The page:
Category Archives: September 11th


You know you’re in trouble when only one cup of coffee into the morning, your six-year-old kid asks, “Mommy, when the twin towers crumbled in New York City, did babies die?”

I don’t know if it’s because I’m older and wiser or if Dylan is older and wiser, but although I had no idea where the question came from, I felt comfortable – confident, even – answering it.

I’m actually not sure if any babies died on 9-11, but I’d like to believe none did, so I said, “No, sweetie.  The buildings that fell were full of grown ups.  The twin towers were a place where grown ups went to work.  Babies were at home and kids were at school.”

“Were people on fire?” he asked.

“The buildings were on fire,” I said, “so yes, I believe some people were probably on fire.”

Then, “How did the buildings catch fire?”

This is where I lost my footing.  Dylan loves super hero movies that are filled with action, destruction, and good guys and bad guys.  He understands the concept of good and evil in movies.  But in real life, I really, truly, didn’t want to tell him that the reason the twin towers were on fire was because airplanes flew into them.  Airplanes flown by bad guys who purposely hit the buildings filled with innocent people to cause fear, harm, death and destruction.

I was afraid if I answered his question, he’d fear tall buildings or airplanes or both or worse.  But, if I didn’t answer his question, it would’ve been awkward, like he time he asked me how babies were made and I froze because I had no idea how to answer without lying or explaining sex, neither of which seemed like a good option.  In that situation, I was saved by Dylan himself when he interrupted my panicked silence with, “I know, Mommy, babies are made by a baby machine inside women’s bellies.”  Who was I to argue with him?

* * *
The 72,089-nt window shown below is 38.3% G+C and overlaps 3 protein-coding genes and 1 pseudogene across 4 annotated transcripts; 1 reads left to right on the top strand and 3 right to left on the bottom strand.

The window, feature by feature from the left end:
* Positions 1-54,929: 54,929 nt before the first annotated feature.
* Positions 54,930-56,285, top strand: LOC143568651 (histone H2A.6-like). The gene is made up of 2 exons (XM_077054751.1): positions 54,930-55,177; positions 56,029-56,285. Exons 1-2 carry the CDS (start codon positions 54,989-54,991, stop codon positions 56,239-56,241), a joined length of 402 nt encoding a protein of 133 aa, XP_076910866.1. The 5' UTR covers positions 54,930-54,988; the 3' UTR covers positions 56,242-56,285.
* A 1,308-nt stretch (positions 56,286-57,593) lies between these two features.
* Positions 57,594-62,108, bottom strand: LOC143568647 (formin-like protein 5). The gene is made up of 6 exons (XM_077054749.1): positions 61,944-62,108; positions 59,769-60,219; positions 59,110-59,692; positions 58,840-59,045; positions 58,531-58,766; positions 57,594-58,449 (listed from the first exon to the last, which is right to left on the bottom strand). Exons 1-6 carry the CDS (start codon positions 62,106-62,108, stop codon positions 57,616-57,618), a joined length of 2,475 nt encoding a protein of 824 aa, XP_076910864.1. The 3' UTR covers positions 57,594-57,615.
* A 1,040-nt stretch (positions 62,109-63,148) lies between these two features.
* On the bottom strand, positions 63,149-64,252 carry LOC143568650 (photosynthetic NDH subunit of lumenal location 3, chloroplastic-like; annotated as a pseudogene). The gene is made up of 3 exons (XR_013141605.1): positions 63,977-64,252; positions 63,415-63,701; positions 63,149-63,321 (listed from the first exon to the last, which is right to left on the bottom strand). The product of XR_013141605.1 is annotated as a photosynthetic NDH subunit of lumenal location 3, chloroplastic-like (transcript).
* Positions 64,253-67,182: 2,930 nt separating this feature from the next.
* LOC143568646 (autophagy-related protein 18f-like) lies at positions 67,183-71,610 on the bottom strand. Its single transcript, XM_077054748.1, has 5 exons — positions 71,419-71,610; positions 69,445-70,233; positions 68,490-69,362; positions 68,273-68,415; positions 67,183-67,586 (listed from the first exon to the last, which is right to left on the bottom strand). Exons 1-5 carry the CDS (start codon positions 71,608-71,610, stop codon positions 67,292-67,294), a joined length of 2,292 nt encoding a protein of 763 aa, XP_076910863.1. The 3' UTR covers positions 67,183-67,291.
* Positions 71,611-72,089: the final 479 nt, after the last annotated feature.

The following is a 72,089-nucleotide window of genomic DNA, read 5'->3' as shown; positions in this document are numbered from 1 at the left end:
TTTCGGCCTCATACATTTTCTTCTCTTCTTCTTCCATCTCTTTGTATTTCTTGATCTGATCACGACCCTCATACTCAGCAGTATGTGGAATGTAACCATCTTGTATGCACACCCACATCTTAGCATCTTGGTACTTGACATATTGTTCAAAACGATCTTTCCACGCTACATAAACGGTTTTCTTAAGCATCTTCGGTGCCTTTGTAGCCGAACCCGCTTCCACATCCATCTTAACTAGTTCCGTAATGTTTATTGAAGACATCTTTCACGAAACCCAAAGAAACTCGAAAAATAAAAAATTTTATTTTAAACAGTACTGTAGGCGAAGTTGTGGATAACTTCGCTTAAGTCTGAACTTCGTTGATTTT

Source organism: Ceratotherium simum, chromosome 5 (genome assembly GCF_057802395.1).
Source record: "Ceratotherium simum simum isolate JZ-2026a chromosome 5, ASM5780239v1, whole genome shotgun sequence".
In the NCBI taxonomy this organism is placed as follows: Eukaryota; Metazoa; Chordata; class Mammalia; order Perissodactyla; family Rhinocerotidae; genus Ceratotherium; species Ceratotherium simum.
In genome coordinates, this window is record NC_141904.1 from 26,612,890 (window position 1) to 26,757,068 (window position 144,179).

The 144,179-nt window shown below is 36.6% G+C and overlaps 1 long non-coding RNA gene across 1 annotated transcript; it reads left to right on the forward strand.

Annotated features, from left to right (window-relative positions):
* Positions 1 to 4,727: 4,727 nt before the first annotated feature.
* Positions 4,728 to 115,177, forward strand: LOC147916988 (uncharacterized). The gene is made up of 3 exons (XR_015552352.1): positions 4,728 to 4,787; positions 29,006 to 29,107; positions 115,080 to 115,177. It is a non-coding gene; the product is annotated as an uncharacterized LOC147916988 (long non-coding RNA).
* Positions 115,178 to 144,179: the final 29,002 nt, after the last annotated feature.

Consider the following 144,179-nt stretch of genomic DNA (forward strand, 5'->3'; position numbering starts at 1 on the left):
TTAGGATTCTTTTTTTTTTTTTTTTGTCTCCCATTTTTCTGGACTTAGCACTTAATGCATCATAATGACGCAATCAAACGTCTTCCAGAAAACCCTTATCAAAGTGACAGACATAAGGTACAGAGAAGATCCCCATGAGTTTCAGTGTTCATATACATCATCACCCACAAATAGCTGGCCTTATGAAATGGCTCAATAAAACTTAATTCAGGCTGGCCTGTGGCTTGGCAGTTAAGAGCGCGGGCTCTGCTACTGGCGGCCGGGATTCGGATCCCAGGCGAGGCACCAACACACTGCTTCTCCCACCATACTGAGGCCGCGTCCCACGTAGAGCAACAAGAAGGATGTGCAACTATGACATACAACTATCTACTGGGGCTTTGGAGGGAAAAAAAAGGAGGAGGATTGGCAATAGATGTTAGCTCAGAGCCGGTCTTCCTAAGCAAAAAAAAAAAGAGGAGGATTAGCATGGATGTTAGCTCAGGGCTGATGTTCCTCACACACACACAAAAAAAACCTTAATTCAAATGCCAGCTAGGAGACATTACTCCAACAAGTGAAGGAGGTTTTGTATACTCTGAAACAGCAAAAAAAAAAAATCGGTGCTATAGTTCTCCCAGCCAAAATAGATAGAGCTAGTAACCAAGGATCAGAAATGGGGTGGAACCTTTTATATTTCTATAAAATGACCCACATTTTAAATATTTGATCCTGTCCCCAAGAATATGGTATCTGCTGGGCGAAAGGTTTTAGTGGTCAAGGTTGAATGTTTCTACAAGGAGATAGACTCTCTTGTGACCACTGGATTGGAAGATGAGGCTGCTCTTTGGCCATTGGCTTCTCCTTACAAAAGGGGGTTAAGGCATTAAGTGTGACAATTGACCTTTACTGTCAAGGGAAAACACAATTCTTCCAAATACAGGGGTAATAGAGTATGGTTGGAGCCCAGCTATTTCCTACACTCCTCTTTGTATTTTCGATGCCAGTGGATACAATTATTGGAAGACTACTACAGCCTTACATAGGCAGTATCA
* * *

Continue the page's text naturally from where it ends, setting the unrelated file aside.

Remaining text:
This kid is chock full of curiosity and difficult questions, especially about death.  The evening before, while watching “Bedtime Stories” with Adam Sandler, Dylan asked me, “Who are your uncles?  Are they dead?”  (In the movie, Adam Sandler’s character is an uncle.)  And then, “What are your grandparents names?  Are they dead?”  (Adam Sandler’s character’s father dies in the beginning of the movie.)  I answered openly and honestly as I had many times before.  “I have an Uncle Richie and an Uncle David.  Richie is alive, but David is dead, so he’s in my heart.”  And then the grandparents.  “Their names are Dorothy and Leo, and Arnold and Ruth.  Yes, they are dead.  They’ve been gone for a long time, but I carry them with me inside my heart.”

“How did they die?” He asked.

“Dorothy, Leo, and Ruth died because they were old and very sick,” I said.

And then I veered into new territory because I had never before told him how Arnold died.  “Arnold died in a car accident.  He was old, too, but he was healthy.  His car was hit by a truck, and that’s how he died.  That’s why it’s so important that we wear seatbelts in the car.”

Dylan asked, “Why didn’t he just stay home?”

I said, “Well, he must’ve had somewhere to go.  He didn’t know he was going to get hit by a car.”

He said, “Mommy, I don’t want you to ever die?”

I said, “I don’t ever want to die either.  Let’s keep each other in our hearts always.  Okay?”

He said, “Okay.”

Then, we finished the movie (while I obsessed about just how freaking much I loved my children).